f War, will be submitted by the General of the Army to the Secretary of War; and, in general, all orders from the President or Secretary of War to any portion of the army, line, or staff, will be transmitted through the General of the Army. J. M. Schofield, Secretary of War. By command of the General of the Army. E. D. Townsend, Assistant Adjutant-General. General Schofield, who expected to retire in a few days, did not care to make issue upon it, and contented himself with pointing outGeneral Schofield, who expected to retire in a few days, did not care to make issue upon it, and contented himself with pointing out that it violated or contravened some twenty-six express provisions of statute law, or regulations having the force of law. Based upon the above order General Sherman issued the following: [General orders no. 12.] headquarters of the Army, Adjutant-General's office, Washington, March 8, 1869. By direction of the President of the United States, the undersigned hereby assumes command of the Army of the United States. His general staff will be: Brevet Major-General E. D. Townsend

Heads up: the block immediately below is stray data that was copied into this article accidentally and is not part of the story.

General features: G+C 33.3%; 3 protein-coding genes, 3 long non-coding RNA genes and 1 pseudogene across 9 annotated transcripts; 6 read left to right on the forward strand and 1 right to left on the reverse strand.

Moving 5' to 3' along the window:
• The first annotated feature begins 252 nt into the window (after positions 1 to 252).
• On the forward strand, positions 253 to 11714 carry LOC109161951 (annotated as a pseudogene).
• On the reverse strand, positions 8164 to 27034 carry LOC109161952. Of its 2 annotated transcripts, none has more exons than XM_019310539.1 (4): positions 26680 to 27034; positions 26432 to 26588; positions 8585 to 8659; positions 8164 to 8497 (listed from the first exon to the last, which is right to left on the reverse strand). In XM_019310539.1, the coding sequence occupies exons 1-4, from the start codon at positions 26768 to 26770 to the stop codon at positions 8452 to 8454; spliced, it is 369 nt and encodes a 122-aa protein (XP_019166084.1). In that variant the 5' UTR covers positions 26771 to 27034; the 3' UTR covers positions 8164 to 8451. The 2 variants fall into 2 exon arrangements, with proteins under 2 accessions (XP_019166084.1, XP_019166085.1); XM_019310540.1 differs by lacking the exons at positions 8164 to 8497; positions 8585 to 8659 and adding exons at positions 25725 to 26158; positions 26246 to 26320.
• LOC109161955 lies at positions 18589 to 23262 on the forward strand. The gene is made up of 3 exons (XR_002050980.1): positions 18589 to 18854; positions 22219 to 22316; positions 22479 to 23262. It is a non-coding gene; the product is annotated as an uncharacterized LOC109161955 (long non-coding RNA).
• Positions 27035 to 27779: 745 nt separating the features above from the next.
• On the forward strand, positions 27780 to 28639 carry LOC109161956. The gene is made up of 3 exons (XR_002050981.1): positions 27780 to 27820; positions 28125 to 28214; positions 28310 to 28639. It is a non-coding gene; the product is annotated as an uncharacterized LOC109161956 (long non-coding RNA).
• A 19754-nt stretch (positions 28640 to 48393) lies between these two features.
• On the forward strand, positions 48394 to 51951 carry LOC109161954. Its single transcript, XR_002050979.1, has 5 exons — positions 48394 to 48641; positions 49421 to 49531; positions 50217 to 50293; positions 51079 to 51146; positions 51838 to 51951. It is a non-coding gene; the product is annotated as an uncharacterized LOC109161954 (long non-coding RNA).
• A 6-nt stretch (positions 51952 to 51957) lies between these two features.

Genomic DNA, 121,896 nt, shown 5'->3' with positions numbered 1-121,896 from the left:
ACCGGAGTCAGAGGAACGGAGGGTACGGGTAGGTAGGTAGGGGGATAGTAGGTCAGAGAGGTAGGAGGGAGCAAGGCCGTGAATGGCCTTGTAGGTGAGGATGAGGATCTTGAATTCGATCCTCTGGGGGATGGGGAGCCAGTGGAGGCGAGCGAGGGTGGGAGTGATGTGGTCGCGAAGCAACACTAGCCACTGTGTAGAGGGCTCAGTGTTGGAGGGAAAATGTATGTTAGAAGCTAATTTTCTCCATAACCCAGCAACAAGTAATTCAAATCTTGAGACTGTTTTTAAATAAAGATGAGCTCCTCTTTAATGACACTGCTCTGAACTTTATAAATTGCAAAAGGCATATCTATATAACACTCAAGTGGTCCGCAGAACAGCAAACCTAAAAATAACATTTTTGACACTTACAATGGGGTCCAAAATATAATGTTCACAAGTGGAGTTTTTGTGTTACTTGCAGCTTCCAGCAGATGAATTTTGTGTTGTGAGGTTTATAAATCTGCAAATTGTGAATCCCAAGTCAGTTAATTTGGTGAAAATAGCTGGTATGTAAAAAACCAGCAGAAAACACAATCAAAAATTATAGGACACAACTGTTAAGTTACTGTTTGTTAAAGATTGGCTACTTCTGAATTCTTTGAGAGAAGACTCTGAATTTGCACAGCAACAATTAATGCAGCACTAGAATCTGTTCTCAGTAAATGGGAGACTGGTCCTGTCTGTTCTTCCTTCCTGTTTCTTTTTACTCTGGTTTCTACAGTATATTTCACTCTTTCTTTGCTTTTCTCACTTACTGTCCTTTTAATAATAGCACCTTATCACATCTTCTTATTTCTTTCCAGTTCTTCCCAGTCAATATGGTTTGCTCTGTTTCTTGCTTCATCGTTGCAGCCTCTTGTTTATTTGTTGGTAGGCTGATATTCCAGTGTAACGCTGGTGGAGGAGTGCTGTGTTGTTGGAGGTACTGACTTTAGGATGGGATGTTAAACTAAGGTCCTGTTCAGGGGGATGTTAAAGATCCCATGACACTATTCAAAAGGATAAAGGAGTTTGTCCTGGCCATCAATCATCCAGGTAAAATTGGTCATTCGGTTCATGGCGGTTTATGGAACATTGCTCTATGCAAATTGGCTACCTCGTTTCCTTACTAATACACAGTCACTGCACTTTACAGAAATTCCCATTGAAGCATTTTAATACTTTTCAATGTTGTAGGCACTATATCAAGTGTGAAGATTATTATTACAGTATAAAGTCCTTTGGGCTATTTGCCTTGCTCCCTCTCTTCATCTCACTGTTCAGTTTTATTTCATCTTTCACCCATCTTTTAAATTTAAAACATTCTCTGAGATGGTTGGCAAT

Harry Percy (search for this): chapter 19
d and chosen from the army itself, or fresh from West Point, and too commonly construe themselves into the élite, as made of better clay than the common soldier. Thus they separate themselves more and more from their comrades of the line, and in process of time realize the condition of that old officer of artillery, who thought the army would be a delightful place for a gentleman if it were not for the d—d soldier; or, better still, the conclusion of the young lord in Henry IV., who told Harry Percy (Hotspur) that but for these vile guns he would himself have been a soldier. This is all wrong; utterly at variance with our democratic form of government and of universal experience; and now that the French, from whom we had copied the system, have utterly prescribed it, I hope that our Congress will follow suit. General Sherman's own military history, however, will show that it was not until he attained the rank of brigadier-general that his antipathy to staff duty began. But fro
John A. Rawlins (search for this): chapter 19